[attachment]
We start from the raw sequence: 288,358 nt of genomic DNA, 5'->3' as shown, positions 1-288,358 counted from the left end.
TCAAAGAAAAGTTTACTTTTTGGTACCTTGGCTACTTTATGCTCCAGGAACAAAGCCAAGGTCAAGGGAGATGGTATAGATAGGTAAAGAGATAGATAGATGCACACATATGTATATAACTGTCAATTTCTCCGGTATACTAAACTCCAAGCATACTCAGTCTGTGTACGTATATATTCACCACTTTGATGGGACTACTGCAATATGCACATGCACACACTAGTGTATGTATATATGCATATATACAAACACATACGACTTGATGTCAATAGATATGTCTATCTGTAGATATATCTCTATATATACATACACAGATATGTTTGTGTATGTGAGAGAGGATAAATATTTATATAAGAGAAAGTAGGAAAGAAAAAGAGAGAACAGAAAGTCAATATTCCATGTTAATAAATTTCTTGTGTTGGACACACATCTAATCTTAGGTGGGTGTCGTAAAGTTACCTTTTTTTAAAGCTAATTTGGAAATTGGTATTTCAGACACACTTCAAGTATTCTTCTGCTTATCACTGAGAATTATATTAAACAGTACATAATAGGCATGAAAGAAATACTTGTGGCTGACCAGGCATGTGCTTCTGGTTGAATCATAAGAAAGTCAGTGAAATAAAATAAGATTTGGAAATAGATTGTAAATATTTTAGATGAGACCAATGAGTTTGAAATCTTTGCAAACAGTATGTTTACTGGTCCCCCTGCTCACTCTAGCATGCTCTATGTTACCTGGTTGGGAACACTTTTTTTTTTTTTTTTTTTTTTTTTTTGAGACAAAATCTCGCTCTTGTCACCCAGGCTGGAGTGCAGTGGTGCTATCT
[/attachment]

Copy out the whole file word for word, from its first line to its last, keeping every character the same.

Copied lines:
We start from the raw sequence: 288,358 nt of genomic DNA, 5'->3' as shown, positions 1-288,358 counted from the left end.
TCAAAGAAAAGTTTACTTTTTGGTACCTTGGCTACTTTATGCTCCAGGAACAAAGCCAAGGTCAAGGGAGATGGTATAGATAGGTAAAGAGATAGATAGATGCACACATATGTATATAACTGTCAATTTCTCCGGTATACTAAACTCCAAGCATACTCAGTCTGTGTACGTATATATTCACCACTTTGATGGGACTACTGCAATATGCACATGCACACACTAGTGTATGTATATATGCATATATACAAACACATACGACTTGATGTCAATAGATATGTCTATCTGTAGATATATCTCTATATATACATACACAGATATGTTTGTGTATGTGAGAGAGGATAAATATTTATATAAGAGAAAGTAGGAAAGAAAAAGAGAGAACAGAAAGTCAATATTCCATGTTAATAAATTTCTTGTGTTGGACACACATCTAATCTTAGGTGGGTGTCGTAAAGTTACCTTTTTTTAAAGCTAATTTGGAAATTGGTATTTCAGACACACTTCAAGTATTCTTCTGCTTATCACTGAGAATTATATTAAACAGTACATAATAGGCATGAAAGAAATACTTGTGGCTGACCAGGCATGTGCTTCTGGTTGAATCATAAGAAAGTCAGTGAAATAAAATAAGATTTGGAAATAGATTGTAAATATTTTAGATGAGACCAATGAGTTTGAAATCTTTGCAAACAGTATGTTTACTGGTCCCCCTGCTCACTCTAGCATGCTCTATGTTACCTGGTTGGGAACACTTTTTTTTTTTTTTTTTTTTTTTTTTTGAGACAAAATCTCGCTCTTGTCACCCAGGCTGGAGTGCAGTGGTGCTATCT